Adverse drug reaction

A total of two studies (n = 109) reported adverse drug events (diarrhea, nausea, rashes, and liver or kidney injury). The diarrhea OR calculated as 0.98 (95% CI; 0.19, 4.93) [Figure 8] and forest plot suggested that exposure of the FPV does not an adverse outcome and comparable to SOC/control. Heterogeneity (I2) in the studies reported was observed at 30%. The forest plots of nausea and vomiting and rashes estimated the OR 0.52 (95% CI; 0.00, 88.01) and 0.22 (95% CI; 0.04, 1.32), respectively, with heterogeneity (I2) 0% which was found significantly different to the standard operating care (P = 0.02) [Figure 9],[Figure 10]. Besides, the occurrence of liver/kidney injury was calculated as OR 0.98 (95% CI; 0.26, 3.65), suggested that exposure of FPV does not affect odds of outcome [Figure 11] and there was no publication bias seen in the funnel plots in the supplementary material [Supplementary Figure 5],[Supplementary Figure 6],[Supplementary Figure 7],[Supplementary Figure 8].{Figure 7}{Figure 8}{Figure 9}{Figure 10}{Figure 11}[INLINE:5][INLINE:6][INLINE:7][INLINE:8]

Risk of bias analysis

The ROB among the included studies is reported in [Figure 7].


No drugs were developed exclusively for the treatment of COVID-19. Favipiravir is being tried as a promising clinical intervention to combat SARS-CoV-2 infection with other drugs such as azithromycin,[3] hydroxychloroquine,[4] chloroquine,[5] LPV/RTV,[7] ribavirin,[8] remdesivir,[9] and tocilizumab.[10] All the drugs are being examined under the controlled trial as open or nonrandomized, cross-sectional, or randomized trials in single or multicentric trials. In all cases, issues regarding the study design or lack of control arm or other confounding variables may influence the study outcome. Cai et al., 2020,[7] showed that COVID-19 positive patients have shown faster viral clearance in comparison with the patients treated with LPV/RTV as compared to FPV.[7] The endpoint as viral clearance has been confirmed positive with computed tomography imaging, which has shown improvement in infected patients of COVID-19.[7] The study was open-labeled, nonrandomized, and received interferon- (5 million U daily) with FPV, and control may influence the study outcomes, whereas Wang et al., 2020, have shown an effective reduction in SARS-CoV-2 infection, tested in in vitro (EC50 = 61.88/mol_L_1, CC50 >400/mol_L_1, SI >6.46) by FPV;[9] in addition, Lou et al., 2020, have also demonstrated the effectiveness in in vitro study before proceeding for the exploratory single-center, open-label, randomized, controlled trial.[12]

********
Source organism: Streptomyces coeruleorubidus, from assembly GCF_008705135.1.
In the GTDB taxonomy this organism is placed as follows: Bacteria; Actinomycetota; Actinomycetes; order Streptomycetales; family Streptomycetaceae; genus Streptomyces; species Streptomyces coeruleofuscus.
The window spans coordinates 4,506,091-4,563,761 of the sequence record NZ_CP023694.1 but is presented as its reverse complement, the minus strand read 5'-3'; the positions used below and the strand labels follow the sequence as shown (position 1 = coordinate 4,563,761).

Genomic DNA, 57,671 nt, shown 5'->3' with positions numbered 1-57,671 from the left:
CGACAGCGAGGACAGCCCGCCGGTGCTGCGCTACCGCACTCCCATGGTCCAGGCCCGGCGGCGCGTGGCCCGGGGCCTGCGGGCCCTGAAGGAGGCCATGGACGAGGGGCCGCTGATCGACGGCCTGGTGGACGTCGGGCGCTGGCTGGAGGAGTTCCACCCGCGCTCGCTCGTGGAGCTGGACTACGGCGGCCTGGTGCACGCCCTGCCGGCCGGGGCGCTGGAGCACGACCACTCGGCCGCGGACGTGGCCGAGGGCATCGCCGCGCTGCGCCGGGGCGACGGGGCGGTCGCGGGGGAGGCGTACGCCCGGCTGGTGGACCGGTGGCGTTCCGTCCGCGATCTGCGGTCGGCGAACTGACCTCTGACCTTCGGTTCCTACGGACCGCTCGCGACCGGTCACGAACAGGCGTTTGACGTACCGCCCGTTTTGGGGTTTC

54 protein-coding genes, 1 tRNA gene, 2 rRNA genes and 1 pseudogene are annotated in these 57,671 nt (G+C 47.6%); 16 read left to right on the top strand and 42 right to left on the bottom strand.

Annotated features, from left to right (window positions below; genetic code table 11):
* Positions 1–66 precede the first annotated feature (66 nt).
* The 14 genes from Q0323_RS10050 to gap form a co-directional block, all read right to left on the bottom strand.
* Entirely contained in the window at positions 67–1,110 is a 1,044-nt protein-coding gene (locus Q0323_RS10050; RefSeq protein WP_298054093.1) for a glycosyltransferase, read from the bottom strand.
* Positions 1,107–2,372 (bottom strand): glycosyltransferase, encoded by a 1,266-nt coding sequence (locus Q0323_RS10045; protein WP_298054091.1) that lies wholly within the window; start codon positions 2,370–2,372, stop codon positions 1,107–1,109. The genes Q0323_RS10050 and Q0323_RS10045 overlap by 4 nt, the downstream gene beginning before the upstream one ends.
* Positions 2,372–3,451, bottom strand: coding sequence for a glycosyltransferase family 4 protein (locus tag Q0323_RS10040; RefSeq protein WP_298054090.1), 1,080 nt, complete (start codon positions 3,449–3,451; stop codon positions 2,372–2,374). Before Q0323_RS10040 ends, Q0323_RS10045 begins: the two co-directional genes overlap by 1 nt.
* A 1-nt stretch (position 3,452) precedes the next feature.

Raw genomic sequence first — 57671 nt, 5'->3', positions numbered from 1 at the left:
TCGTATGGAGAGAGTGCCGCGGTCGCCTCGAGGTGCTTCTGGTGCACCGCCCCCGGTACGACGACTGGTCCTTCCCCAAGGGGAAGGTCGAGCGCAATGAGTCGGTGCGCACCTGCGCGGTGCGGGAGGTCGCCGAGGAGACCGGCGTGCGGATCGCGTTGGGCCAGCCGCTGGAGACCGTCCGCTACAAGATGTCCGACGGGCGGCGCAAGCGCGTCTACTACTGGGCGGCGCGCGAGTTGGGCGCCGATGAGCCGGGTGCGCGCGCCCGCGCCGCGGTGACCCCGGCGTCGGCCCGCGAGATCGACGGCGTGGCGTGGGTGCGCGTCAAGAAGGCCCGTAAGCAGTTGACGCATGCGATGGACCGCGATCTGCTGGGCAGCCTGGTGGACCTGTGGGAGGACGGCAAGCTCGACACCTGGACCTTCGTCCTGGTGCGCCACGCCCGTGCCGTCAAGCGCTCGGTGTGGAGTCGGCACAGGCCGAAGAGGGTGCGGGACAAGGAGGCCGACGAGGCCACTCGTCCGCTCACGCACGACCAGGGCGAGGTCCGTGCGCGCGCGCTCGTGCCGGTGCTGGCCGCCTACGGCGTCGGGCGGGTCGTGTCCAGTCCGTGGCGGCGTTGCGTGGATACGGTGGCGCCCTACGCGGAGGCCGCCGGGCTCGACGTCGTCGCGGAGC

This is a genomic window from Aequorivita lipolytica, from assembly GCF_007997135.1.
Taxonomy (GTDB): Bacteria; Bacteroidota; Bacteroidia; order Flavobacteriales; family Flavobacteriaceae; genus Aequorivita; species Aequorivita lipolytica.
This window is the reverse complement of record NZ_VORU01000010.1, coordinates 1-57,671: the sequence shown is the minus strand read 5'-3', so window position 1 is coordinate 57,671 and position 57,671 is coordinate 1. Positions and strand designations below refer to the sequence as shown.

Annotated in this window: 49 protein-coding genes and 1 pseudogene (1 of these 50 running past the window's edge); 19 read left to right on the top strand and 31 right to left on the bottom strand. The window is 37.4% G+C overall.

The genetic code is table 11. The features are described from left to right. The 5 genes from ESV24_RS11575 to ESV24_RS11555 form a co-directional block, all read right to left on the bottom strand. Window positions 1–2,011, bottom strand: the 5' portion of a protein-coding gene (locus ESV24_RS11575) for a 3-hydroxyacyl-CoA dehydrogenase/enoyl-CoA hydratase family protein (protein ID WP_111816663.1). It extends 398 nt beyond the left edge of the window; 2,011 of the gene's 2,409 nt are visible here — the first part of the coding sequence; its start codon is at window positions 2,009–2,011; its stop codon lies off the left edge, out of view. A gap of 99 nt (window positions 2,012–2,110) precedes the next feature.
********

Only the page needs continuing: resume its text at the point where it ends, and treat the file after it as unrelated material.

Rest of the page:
Ivashchenko et al., 2020,[11] have demonstrated rapid antiviral response against COVID-19 and suggest that the proportion of patients who attained negative RT-PCR on day 5 on both dosing regimens of FPV was twice as high as in the reference group (P < 0.05). However, the author suggested that it is only a “proof of concept” study in moderately ill patients. But finding suggested promised good safety with mild to moderate adverse reactions and no toxicity results with the higher dosing of FPV[6],[7],[11] and clinical outcome in respect of symptomatic or radiological outcome is comparable with the SOCs.

Mechanical ventilation (noninvasive or invasive) is another important factor in the management of COVID-19. Therefore, drugs that reduced the use or improvement in oxygen consumption may be a good endpoint in the assessment of treating drugs. The study by Rattanaumpawan et al., 2020,[13] showed that FPV improves clinically in terms of oxygen status by 66.7% on day 7 and 92.5% in patients who did not require O2-supplementation. The study concluded that patients with the requirement of O2-supplementation improved 47.2% by day 7 of treatment with FPV. Finally, the rate of clinical improvement reaches 75% by day 14 and 83.7% by day 28. Furthermore, the study showed that without O2-supplementation requirement, patients improved 92.6% with FPV treatment[13] and clinical improvement on day 14 but found to be comparable to the SOC/control arm. The limitation of the Rattanaumpawan et al., 2020,[13] is that it was a retrospective observational study and does not have a control arm.

Chen et al., 2020,[6] conducted RCT which showed FPV clinical improvement to treat with the reduction in the symptoms such as pyrexia, cough, and difficulty in breathing in comparison to Arbidol. Clinical improvements by day 7 were reported at 71.4% with the improvement in the clinical symptoms such as fever and cough and reported that most frequent adverse event as raised serum uric acid.

Diarrhea was found to be more common and followed by rash, nausea, and vomiting. Liver and kidney impairment was also seen in a few patients.[6],[7],[13] However, several registered ongoing clinical trials are aiming on various antiviral agents against COVID-19 and the endpoints of studies have not conclusively united yet for a specific result to focus on a particular drug.

Limitation of the study

The present systematic review and meta-analysis were studied in a few samples. The extensive search of published literature and databases showed open level randomized trials and nonrandomized trials of single- or multicentric trials. As a result, we found one published article, whereas three other articles were in the preprint section, but found to be informative to be included in the study. The SOC arm included the other drugs such as (LPV/RTV), Arbidol, and Baloxavir. Therefore, for the translational value of effectiveness or safety of FPV, we need more published quality RCTs/non-RCTs or observation studies to conclude an outcome.


In the present study, no statistical difference was found in terms of “clinical improvement” and “virological cure on day 7–10” and 10–14. FPV therapy showed some help in respect of decreasing “time to virological clearance” as compared to LPV/RTV in T finding after day 14, and in addition, there was no difference observed of FPV compared to SOC (LPV/RTV, Arbidol, and Baloxavir).

Financial support and sponsorship


Conflicts of interest

There are no conflicts of interest.